In a bid to further boost the capacity of NSCDC personnel in peace and conflict resolution, over 100 staff drawn from the National Headquarters of the Corps and Federal Capital Territory Command have been trained on the agency’s response towards civilians in times of emergency.

The training workshop was organised by the Centre for Civilians in Conflict (CIVIC) in collaboration with NSCDC at the NSCDC Headquarters in Abuja.

The Commandant General, Dr. Ahmed Abubakar Audi, mni, who was represented by the Deputy Commandant General, Crisis Management Directorate, Dr. Nnamdi Nwinyi, said that the workshop was apt, in view of the new trends of security challenges in Nigeria.

He added that the situation had necessitated the need to find new ways of mitigating civilian harm in conflict situations.

“With the new trend of insecurity in the country today, there is a need for more caution on the part of the civilians and that is why we are having this training today.

“The training is meant to build the capacity of officers to improve on their interaction with the populace.

“This has to do with giving civilians more information or educating them on what to do in crisis situation,” he said.

Dr. Nwinyi assured that similar training would be held for NSCDC personnel nationwide in view of its importance.

“Crisis management is under the mandate of the corps and part of it is the protection of the civilian populace during the period of emergency.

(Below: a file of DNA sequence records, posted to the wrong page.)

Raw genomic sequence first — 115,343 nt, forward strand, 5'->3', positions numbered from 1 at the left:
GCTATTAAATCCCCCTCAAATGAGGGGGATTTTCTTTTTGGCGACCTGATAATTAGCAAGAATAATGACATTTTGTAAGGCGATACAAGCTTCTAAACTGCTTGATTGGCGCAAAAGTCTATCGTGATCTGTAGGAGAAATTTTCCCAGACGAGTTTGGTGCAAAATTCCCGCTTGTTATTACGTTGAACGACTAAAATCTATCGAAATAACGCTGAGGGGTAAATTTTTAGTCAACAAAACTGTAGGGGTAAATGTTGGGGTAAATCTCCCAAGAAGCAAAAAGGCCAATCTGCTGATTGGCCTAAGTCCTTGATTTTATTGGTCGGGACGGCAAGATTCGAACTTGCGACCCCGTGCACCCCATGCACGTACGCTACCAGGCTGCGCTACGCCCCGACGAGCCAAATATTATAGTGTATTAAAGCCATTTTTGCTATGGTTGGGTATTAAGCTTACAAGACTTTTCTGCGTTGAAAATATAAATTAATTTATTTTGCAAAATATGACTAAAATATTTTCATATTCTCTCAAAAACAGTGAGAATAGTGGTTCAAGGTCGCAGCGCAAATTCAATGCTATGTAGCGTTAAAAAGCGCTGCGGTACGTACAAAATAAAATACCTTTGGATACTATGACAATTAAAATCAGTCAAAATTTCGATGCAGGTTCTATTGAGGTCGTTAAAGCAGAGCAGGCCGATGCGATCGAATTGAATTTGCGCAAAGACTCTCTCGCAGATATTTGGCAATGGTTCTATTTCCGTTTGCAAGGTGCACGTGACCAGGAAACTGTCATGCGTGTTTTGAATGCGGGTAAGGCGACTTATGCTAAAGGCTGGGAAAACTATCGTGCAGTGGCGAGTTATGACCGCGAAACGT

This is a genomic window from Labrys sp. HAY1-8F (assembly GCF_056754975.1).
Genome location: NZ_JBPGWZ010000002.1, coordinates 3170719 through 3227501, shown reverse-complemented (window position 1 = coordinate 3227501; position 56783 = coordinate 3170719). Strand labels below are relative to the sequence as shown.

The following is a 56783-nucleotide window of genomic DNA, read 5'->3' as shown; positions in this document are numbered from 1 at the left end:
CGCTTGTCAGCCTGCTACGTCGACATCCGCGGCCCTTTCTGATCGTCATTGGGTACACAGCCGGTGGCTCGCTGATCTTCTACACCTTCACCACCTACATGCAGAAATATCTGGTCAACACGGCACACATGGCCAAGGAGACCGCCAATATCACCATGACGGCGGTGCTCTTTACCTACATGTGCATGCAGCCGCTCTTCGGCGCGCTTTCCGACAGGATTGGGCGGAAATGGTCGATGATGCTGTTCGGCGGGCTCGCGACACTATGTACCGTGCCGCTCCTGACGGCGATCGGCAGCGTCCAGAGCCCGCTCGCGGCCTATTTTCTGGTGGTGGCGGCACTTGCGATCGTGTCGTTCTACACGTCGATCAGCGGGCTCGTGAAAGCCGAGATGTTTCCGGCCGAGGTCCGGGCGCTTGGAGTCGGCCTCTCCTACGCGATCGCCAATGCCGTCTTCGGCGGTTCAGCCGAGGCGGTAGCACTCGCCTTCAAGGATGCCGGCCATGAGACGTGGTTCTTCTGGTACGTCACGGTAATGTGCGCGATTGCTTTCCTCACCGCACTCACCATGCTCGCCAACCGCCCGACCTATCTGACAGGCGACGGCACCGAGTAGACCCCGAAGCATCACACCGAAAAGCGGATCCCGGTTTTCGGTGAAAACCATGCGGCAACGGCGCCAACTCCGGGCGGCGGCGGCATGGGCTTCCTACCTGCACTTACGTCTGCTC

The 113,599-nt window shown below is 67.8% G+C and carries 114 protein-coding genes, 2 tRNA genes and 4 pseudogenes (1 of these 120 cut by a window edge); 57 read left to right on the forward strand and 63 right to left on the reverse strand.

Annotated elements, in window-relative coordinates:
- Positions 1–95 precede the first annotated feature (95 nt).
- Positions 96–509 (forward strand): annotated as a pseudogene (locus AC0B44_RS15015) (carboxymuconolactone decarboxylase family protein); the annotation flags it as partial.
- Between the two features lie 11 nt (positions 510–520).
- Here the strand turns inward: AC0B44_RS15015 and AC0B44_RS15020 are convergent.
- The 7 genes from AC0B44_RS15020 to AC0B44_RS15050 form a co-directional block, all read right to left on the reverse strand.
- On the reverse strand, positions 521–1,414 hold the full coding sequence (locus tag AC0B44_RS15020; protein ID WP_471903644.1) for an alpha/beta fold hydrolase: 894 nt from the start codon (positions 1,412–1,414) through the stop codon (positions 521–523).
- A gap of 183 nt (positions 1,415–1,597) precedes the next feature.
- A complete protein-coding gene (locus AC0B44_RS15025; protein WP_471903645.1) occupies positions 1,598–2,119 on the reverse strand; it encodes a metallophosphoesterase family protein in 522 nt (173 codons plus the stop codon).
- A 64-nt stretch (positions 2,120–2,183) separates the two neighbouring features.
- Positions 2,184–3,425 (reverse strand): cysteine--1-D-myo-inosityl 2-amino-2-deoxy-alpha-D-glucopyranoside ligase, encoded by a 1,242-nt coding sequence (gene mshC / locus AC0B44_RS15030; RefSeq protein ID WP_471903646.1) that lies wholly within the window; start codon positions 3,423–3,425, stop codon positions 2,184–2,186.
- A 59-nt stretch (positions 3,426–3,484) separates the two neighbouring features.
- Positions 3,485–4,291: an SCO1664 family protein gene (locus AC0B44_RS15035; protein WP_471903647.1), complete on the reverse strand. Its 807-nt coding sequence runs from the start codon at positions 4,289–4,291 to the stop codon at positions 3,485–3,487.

“The Peace and Conflict Unit of the corps is the one in charge of that and we have been reaching out to the populace, particularly communities.

“They educate civilians on the need to know issues that occur in their environment and what to do in conflict situations,” he said.

Dr. Benson Olugbuo, Country Director, Centre for Civilians in Conflict, said that the workshop was on protection and mitigation of harm to civilians during conflicts.

“In Nigeria today, we have different conflicts we call asymmetrical warfare, in rhetoric sense, the enemy could be anybody.

“The unfortunate thing is that citizens sometimes are caught in the crossfire.

“So, we believe that there is need for training and retraining of security agencies, so that they know how to ensure reduction in civilian casualty in internal security situations.

“We know that the NSCDC is involved in some of the security operations in Abuja, Maiduguri and other parts of the country and that is why we decided to hold the training in Abuja,” he added.

Olugbuo further said that the training was to ensure that officers were trained to reduce civilian harm during internal security operation.

One of such strategies, Olugbuo said, was used in Borno to cater for civilians.

“We established what we call Civilian Protection Committees and these committees work in collaboration with security agencies.

“In some of the areas where conflicts already exist, civilians have the opportunity to directly collaborate with security agencies and inform them about the security situation they found themselves and then discuss on how they can protect themselves.”

The country director said even though security agencies take a lot of responsibilities during conflicts, they should also “take a second look and ensure that civilians are not caught in the conflicts.”

Olugbuo said it was difficult to track the application of sanctions on perpetrators of the conflicts, even though most of the agencies provide for such sanctions.

He, therefore, said that it was better to protect the civilians than wait for the application of sanctions.




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